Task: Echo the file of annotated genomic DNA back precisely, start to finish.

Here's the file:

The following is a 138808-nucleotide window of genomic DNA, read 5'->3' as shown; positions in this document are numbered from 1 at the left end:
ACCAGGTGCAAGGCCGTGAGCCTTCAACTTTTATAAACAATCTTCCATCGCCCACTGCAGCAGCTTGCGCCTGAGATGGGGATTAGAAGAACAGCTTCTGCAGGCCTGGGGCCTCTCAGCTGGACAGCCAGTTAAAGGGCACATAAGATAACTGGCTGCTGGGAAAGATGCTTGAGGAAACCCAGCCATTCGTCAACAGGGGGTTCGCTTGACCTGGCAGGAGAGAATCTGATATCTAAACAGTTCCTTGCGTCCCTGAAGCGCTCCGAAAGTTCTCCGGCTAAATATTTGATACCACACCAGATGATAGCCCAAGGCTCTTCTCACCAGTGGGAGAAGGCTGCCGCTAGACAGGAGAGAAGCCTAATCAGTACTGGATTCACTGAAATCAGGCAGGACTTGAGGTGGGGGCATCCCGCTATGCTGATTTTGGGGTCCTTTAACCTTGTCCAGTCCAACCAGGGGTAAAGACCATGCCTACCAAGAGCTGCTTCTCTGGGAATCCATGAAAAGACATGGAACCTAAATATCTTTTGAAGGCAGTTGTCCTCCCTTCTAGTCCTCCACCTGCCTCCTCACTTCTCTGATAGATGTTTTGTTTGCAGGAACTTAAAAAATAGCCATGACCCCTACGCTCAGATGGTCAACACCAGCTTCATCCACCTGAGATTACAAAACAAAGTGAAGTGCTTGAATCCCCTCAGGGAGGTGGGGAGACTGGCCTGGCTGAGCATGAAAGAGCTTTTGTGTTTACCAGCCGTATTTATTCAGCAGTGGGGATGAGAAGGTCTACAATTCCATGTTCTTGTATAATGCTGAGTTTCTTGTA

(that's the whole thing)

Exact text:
The following is a 138808-nucleotide window of genomic DNA, read 5'->3' as shown; positions in this document are numbered from 1 at the left end:
ACCAGGTGCAAGGCCGTGAGCCTTCAACTTTTATAAACAATCTTCCATCGCCCACTGCAGCAGCTTGCGCCTGAGATGGGGATTAGAAGAACAGCTTCTGCAGGCCTGGGGCCTCTCAGCTGGACAGCCAGTTAAAGGGCACATAAGATAACTGGCTGCTGGGAAAGATGCTTGAGGAAACCCAGCCATTCGTCAACAGGGGGTTCGCTTGACCTGGCAGGAGAGAATCTGATATCTAAACAGTTCCTTGCGTCCCTGAAGCGCTCCGAAAGTTCTCCGGCTAAATATTTGATACCACACCAGATGATAGCCCAAGGCTCTTCTCACCAGTGGGAGAAGGCTGCCGCTAGACAGGAGAGAAGCCTAATCAGTACTGGATTCACTGAAATCAGGCAGGACTTGAGGTGGGGGCATCCCGCTATGCTGATTTTGGGGTCCTTTAACCTTGTCCAGTCCAACCAGGGGTAAAGACCATGCCTACCAAGAGCTGCTTCTCTGGGAATCCATGAAAAGACATGGAACCTAAATATCTTTTGAAGGCAGTTGTCCTCCCTTCTAGTCCTCCACCTGCCTCCTCACTTCTCTGATAGATGTTTTGTTTGCAGGAACTTAAAAAATAGCCATGACCCCTACGCTCAGATGGTCAACACCAGCTTCATCCACCTGAGATTACAAAACAAAGTGAAGTGCTTGAATCCCCTCAGGGAGGTGGGGAGACTGGCCTGGCTGAGCATGAAAGAGCTTTTGTGTTTACCAGCCGTATTTATTCAGCAGTGGGGATGAGAAGGTCTACAATTCCATGTTCTTGTATAATGCTGAGTTTCTTGTA